Land Registry Documents
Found in the auctioneer's legal pack, these should be consulted to check for outstanding charges or financial overhangs on the property. It defines in legal terms what is being offered for sale.
Residential leases are normally granted for a period of either 99 or 125 years, though longer or shorter terms are granted in some cases. Generally at auction the unexpired term will be offered for sale, unless the particulars specifically state a new lease will be granted on completion. It is important therefore to confirm the unexpired period that is being offered for sale as mortgage lenders are often reluctant to offer finance where there is less than 70 years to run on the lease.
The vendor's solicitor prepares a legal pack containing copies of all the legal papers that you and your solicitor are likely to need to make an informed decision about your lot. The pack should include (where applicable) copies of: special conditions of sale, title deeds, leases, office copy entries, searches, replies to pre-contract enquiries.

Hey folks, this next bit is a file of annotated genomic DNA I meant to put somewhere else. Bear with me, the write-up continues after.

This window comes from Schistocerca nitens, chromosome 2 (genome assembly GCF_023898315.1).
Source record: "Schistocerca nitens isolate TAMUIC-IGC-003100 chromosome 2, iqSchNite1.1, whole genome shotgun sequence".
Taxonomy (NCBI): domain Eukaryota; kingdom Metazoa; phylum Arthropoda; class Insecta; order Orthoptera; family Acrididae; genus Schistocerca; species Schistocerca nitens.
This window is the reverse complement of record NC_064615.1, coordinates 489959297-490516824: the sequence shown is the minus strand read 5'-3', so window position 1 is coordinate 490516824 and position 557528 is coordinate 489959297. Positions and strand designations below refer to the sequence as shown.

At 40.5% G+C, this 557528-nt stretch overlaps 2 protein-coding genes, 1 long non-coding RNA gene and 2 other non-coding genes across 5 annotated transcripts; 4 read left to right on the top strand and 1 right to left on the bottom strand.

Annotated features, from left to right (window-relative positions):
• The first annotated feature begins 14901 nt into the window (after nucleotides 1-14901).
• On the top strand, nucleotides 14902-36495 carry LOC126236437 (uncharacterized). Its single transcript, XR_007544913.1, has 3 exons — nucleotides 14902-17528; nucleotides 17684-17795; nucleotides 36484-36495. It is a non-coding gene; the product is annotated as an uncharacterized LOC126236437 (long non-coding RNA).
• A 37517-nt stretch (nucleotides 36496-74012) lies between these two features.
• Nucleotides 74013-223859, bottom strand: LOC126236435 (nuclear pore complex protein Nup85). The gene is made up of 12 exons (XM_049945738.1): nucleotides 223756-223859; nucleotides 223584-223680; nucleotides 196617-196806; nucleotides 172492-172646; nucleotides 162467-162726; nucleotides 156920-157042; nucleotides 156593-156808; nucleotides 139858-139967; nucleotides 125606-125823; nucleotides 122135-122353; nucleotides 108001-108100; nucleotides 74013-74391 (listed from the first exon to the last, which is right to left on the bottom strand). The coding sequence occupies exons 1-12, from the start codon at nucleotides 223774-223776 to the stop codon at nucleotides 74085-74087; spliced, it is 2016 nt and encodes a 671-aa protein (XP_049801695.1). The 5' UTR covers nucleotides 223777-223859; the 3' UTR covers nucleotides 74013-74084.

All legal packs will be available for inspection at the auction room. You must be aware that you buy subject to all documentation and terms of contract whether or not you have read them.
The company that provides you with the money for a loan or mortgage.
Properties that are listed are of architectural or historic interest and will have restrictions on their use and development. It is important to understand what you can and cannot do with the property. Consult the local Council or solicitor before bidding.
Each separate property described in the catalogue or (as the case may be) the property that the seller has agreed to sell and the buyer to buy.
'Loan To Value' - This is the size of a loan/mortgage as a percentage of the value of a property. For example, a property is valued at £50,000 with a mortgage of £30,000; the LTV is 60%.